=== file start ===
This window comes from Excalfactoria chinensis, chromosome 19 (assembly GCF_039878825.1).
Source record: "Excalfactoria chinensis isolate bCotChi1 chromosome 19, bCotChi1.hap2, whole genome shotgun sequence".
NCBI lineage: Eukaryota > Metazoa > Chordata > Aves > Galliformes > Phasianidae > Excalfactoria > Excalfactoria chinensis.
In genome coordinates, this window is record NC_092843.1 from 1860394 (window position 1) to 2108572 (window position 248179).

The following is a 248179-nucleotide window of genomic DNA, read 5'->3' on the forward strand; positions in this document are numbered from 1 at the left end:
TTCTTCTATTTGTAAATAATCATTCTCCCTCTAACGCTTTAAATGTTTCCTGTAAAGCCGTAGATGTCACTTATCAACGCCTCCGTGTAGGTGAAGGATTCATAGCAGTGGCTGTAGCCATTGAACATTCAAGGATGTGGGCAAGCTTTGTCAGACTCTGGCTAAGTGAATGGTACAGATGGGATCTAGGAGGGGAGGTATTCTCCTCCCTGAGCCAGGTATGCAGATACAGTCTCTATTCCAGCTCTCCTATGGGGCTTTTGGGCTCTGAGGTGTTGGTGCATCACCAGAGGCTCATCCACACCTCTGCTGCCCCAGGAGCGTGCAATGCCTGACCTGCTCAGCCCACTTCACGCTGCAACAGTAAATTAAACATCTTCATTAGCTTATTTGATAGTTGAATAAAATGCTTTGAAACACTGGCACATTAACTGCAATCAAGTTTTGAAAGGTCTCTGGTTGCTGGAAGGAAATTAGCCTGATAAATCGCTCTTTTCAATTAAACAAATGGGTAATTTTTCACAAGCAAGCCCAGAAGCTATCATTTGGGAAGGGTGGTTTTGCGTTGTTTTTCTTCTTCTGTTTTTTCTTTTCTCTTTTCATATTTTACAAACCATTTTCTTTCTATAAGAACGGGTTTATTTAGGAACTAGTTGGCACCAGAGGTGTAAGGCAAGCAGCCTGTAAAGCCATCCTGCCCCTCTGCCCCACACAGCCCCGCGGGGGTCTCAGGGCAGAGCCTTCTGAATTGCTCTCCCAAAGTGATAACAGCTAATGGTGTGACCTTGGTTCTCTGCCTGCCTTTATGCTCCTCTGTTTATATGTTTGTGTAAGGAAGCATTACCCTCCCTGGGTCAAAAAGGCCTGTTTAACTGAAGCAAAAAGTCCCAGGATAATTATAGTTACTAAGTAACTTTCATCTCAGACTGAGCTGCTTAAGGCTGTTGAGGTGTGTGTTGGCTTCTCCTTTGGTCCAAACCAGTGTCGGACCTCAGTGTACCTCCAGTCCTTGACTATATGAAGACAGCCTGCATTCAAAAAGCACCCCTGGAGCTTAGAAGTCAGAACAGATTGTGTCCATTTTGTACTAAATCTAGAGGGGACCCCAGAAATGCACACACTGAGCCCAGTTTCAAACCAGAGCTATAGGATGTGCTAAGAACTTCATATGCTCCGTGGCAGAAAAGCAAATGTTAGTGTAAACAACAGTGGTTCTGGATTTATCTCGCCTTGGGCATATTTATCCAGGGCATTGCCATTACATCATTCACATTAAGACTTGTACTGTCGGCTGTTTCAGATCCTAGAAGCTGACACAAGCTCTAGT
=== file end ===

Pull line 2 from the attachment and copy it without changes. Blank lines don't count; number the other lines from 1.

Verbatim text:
Source record: "Excalfactoria chinensis isolate bCotChi1 chromosome 19, bCotChi1.hap2, whole genome shotgun sequence".